If you want a parrot that can talk, you may want to consider the African grey. This extremely intelligent parrot species is the best talker in the parrot family. Of course, this doesn’t mean that every African grey will talk, but most of them do learn to speak quite fluently.
While African greys are often excellent talkers, this doesn’t mean they are the right pet for everyone that wants a talking bird. These birds have a tendency to become shy and standoffish if they aren’t handled frequently. Greys that are handled often still are rarely as cuddly and affectionate as other parrot species. If you want a bird that loves to snuggle with you, you may want to avoid this species.
Another thing to consider before you shop for an African grey is whether any family members have allergies or asthma. African greys have more dander than most other bird species. People who aren’t bothered by allergies to parakeets or conures may find that they can’t tolerate an African grey.
While they have many of the same care requirements as other bird species, there are a few things you should keep in mind when you are caring for African greys. These birds can grow up to become cage bound and fearful if they aren’t exposed to different people and situations at a young age.
Even worse, because of their high intelligence, if these birds feel neglected or lack stimulation, they will often start plucking out their chest, shoulder and tail feathers. This means that you should be sure to give your bird plenty of toys and you should be prepared to interact with him for at least an hour a day. Toys that involve some sort of problem solving element, such as knots to undo or mazes to solve are a good choice.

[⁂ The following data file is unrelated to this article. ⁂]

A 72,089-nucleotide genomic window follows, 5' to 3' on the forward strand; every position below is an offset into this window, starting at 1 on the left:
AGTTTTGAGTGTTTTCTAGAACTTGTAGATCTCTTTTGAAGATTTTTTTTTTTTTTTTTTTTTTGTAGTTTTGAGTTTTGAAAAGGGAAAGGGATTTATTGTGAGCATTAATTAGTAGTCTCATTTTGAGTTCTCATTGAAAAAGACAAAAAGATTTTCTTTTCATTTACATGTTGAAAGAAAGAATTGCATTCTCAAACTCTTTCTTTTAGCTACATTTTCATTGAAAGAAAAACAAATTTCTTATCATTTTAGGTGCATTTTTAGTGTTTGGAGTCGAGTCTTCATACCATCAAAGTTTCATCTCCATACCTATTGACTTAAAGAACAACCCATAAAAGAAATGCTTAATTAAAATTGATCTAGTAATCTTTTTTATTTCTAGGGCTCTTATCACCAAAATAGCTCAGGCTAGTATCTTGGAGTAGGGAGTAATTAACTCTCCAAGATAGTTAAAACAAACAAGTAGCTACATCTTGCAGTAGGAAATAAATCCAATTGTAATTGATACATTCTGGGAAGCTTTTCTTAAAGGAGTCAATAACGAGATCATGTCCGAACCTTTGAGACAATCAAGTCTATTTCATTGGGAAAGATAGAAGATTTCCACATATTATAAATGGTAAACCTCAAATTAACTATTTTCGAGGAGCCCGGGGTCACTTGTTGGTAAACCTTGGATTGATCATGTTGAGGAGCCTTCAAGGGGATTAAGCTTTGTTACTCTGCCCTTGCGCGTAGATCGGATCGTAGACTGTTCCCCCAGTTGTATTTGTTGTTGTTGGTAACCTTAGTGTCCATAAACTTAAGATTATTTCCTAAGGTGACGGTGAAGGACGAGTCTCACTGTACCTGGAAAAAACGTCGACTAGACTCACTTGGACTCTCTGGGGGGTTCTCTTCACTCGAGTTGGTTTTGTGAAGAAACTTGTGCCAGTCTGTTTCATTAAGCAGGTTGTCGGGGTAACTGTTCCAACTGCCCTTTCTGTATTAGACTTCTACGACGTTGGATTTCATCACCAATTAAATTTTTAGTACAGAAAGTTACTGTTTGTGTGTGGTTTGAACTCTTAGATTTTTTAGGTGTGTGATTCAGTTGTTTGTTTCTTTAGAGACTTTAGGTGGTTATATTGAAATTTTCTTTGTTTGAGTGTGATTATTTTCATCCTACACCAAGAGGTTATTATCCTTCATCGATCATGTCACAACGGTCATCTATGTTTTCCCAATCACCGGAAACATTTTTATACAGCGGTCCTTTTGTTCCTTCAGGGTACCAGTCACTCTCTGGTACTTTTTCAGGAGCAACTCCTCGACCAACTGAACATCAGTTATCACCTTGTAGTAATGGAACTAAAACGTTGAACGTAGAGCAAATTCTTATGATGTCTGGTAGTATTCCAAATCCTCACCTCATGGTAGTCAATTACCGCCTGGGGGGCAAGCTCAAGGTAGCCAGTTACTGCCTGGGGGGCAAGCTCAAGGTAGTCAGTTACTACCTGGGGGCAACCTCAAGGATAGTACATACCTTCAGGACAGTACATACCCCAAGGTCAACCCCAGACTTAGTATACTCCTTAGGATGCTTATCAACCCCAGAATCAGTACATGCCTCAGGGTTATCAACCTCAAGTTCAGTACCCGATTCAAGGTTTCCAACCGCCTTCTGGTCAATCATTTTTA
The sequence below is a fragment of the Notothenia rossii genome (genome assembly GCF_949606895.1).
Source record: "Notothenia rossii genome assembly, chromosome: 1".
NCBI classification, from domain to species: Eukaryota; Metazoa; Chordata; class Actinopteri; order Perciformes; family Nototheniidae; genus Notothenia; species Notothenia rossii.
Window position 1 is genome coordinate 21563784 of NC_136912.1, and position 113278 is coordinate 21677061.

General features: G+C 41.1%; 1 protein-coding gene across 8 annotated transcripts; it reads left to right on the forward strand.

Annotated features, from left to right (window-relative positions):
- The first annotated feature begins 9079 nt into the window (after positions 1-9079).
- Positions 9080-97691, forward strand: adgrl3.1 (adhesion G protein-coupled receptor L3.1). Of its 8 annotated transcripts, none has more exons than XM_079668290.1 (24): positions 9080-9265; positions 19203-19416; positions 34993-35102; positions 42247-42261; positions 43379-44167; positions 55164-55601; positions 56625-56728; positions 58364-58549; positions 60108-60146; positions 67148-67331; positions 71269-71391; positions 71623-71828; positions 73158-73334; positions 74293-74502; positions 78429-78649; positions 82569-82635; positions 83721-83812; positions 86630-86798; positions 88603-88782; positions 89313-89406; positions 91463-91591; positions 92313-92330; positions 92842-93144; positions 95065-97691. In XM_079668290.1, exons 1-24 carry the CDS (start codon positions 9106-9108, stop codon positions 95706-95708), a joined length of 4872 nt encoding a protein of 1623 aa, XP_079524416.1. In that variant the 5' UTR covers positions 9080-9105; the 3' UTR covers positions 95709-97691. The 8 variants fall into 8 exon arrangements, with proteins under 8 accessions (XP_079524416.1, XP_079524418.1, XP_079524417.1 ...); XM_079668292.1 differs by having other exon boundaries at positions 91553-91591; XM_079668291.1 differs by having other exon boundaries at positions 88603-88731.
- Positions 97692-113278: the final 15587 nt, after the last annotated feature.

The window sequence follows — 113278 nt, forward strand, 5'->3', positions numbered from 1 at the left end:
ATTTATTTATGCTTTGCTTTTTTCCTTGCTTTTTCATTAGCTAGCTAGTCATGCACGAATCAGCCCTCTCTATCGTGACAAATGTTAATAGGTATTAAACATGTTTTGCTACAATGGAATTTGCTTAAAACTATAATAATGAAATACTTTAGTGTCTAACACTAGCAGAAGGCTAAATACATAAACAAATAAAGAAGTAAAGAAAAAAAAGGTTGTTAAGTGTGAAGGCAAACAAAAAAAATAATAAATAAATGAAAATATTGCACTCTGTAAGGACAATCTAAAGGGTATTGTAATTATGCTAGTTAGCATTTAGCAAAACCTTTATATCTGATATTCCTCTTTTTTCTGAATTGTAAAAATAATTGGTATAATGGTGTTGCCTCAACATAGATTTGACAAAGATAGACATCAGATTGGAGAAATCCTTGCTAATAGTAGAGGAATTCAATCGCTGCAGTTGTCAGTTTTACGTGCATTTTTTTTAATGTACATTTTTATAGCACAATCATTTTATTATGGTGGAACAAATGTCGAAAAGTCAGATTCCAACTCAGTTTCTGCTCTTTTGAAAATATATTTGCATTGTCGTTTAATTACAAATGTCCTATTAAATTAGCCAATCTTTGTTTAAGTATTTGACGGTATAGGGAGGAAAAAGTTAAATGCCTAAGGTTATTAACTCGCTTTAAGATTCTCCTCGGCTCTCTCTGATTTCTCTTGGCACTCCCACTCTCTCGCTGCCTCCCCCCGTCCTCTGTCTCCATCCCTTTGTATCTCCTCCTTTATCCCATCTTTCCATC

All African greys need a roomy cage. Even if your bird will be spending time on a play gym or T stand each day, he will need room to play and explore while he is in his cage. The ideal cage is two feet (60 cm) deep by three feet (91 cm) wide and four feet (121 cm) tall, which gives him enough space to flap his wings, climb around and hang upside down.
Of course, a bigger cage is always better. Be sure any cage you choose has strong bars that are spaced between 3/4 of an inch (1,91 cm) and an inch (2,54 cm) apart. Also, make sure that any decorative scrollwork is nowhere near the inside of your bird’s cage, as more than one African grey has injured himself by catching a leg band on the scrollwork.
If you decide that an African grey is the right bird for you, then you will need to decide whether you want a Timneh grey or a Congo grey. The Timneh is smaller and usually talks less readily than the Congo. In addition, the Timneh is not as colorful, since he lacks the bright red tail of the Congo. However, the Timneh is often much cheaper.
If you want a bird that is intelligent enough to hold an actual conversation, but doesn’t always care to cuddle, then the African grey may just be the perfect choice for you.
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